Presidential polls are starting to shift to show the race between President Obama and GOP rival Mitt Romney tightening even further, and in some cases, Romney is ahead for the first time. Steve Inskeep talks to David Axelrod, Obama's senior campaign adviser, about the shifts in the race, and the president's strategy with less than a month to go before the election.
Wal-Mart is thriving despite the shaky economy, protests from union supporters and allegations of bribery at its Mexican unit. The company's stock price hit an all-time high Wednesday, and holiday layaway sales are off to a sizzling start. It's also introducing a low-cost, pre-paid debit card.
There are business effects to some of the more than 170 statewide ballot measures to be decided in next month's elections. In California, voters will determine if labels should be required on genetically-modified food. People in Arkansas will vote whether to increase taxes for highways and bridges. And one measure in Michigan is capturing attention - whether the state constitution should be amended to change how utilities get their electricity.
Originally published on Thu October 11, 2012 5:22 am
Mo Yan was one of three writers favored to win. He is perhaps best known in the West as the author of Red Sorghum, which was made into a film. He is only the second Chinese writer to win the Nobel — the other is poet Gao Xingjian, who won in 2000.
Sean Carberry is NPR's international correspondent based in Kabul. His work can be heard on all of NPR's award-winning programs, including Morning Edition, All Things Considered, and Weekend Edition.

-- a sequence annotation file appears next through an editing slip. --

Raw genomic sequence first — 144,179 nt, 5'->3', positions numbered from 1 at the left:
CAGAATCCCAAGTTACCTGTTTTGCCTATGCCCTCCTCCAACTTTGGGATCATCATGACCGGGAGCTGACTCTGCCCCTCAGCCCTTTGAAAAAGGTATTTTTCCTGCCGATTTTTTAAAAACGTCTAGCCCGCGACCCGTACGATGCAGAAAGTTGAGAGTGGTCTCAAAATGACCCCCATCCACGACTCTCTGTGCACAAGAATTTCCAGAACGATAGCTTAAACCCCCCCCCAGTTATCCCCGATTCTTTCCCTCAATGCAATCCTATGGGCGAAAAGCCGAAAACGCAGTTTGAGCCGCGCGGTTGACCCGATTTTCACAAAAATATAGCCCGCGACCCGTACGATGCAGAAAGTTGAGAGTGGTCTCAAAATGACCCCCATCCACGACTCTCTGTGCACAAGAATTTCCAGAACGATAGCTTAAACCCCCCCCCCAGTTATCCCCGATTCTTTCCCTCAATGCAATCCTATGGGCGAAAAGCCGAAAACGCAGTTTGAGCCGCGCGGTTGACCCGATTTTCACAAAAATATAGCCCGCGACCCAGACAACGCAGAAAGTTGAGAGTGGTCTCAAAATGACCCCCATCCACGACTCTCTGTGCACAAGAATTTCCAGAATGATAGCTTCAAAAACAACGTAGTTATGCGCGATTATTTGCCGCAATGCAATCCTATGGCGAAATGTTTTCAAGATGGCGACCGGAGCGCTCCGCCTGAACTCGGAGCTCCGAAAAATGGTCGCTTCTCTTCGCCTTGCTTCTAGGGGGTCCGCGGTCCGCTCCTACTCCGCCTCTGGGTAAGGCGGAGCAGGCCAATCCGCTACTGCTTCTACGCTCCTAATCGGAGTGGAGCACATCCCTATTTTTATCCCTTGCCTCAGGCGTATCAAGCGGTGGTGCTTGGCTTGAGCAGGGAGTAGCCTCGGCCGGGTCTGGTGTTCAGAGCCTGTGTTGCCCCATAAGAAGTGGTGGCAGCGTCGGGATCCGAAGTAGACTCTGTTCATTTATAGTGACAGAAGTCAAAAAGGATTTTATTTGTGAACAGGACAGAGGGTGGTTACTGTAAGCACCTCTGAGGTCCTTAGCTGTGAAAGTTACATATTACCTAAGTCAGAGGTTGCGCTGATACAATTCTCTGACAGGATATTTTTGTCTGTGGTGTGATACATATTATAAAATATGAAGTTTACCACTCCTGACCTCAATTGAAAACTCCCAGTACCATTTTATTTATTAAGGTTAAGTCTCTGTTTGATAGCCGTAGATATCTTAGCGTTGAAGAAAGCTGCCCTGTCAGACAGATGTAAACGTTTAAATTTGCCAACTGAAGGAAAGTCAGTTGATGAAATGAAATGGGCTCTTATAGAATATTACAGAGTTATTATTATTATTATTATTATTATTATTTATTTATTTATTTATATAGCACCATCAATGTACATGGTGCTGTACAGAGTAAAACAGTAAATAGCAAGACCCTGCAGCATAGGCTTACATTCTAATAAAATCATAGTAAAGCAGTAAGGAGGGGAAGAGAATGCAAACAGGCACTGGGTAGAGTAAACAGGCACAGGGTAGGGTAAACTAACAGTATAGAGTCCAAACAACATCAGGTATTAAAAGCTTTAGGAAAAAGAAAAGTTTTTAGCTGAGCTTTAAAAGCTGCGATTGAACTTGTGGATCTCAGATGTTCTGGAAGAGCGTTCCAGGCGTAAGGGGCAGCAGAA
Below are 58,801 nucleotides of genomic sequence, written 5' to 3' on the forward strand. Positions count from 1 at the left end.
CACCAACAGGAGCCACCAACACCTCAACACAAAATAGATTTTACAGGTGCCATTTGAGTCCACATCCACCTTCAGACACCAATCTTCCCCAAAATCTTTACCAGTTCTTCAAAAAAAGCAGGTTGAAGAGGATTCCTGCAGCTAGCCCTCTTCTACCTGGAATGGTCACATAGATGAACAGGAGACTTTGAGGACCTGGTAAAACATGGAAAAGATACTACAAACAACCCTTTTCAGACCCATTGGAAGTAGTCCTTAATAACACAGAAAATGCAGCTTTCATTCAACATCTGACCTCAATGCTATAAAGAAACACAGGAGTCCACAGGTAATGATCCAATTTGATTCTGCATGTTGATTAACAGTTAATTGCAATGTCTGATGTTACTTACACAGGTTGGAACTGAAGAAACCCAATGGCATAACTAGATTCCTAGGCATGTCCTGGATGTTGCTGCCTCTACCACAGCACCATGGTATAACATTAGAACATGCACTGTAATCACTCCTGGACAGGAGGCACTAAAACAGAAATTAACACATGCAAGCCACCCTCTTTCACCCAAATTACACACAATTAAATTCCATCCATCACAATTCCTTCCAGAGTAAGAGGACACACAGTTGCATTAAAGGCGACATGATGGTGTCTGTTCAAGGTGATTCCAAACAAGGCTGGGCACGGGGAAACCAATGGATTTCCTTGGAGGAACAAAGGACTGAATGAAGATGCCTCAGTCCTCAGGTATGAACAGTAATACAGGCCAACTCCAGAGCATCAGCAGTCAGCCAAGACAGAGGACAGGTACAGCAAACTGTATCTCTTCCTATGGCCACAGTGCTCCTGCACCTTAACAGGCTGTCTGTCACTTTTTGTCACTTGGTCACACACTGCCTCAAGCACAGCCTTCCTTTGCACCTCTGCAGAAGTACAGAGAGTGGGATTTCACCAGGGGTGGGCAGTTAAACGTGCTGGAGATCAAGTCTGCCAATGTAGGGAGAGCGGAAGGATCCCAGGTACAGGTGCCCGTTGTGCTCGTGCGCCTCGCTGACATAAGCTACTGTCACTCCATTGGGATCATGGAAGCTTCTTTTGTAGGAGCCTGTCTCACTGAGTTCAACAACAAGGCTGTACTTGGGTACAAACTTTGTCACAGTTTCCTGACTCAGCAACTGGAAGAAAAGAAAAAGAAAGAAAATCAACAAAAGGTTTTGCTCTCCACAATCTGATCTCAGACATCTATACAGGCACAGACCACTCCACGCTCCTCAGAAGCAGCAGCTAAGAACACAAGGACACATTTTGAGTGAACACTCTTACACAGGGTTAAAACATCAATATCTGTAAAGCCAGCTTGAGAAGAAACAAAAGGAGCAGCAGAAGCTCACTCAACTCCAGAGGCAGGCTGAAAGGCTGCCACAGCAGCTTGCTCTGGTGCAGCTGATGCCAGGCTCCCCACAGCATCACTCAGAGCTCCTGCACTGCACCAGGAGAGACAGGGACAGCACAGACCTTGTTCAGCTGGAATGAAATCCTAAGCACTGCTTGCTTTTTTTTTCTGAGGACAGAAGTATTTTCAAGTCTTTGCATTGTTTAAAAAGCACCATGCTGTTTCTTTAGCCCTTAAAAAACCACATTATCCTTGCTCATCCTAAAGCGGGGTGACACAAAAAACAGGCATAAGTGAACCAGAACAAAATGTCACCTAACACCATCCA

PBS' Jim Lehrer came in for widespread criticism last week for failing to control the first presidential debate. Now, moderator Martha Raddatz is confronting partisan criticism in the lead-up to Thursday night's vice presidential debate, the first and only direct confrontation between Republican Paul Ryan and Democrat Joe Biden.
At Rome's Basilica of St. Paul Outside the Walls, 50 years ago this week, the newly elected pontiff stunned the world by calling the first Catholic Church Council in nearly a century — the Second Vatican Council, or what's known as Vatican II.
Pope John XXIII called for the institution's renewal and more interaction with the modern world.
As a result of Vatican II, the Catholic Church opened its windows onto the modern world, updated the liturgy, gave a larger role to laypeople, introduced the concept of religious freedom and started a dialogue with other religions.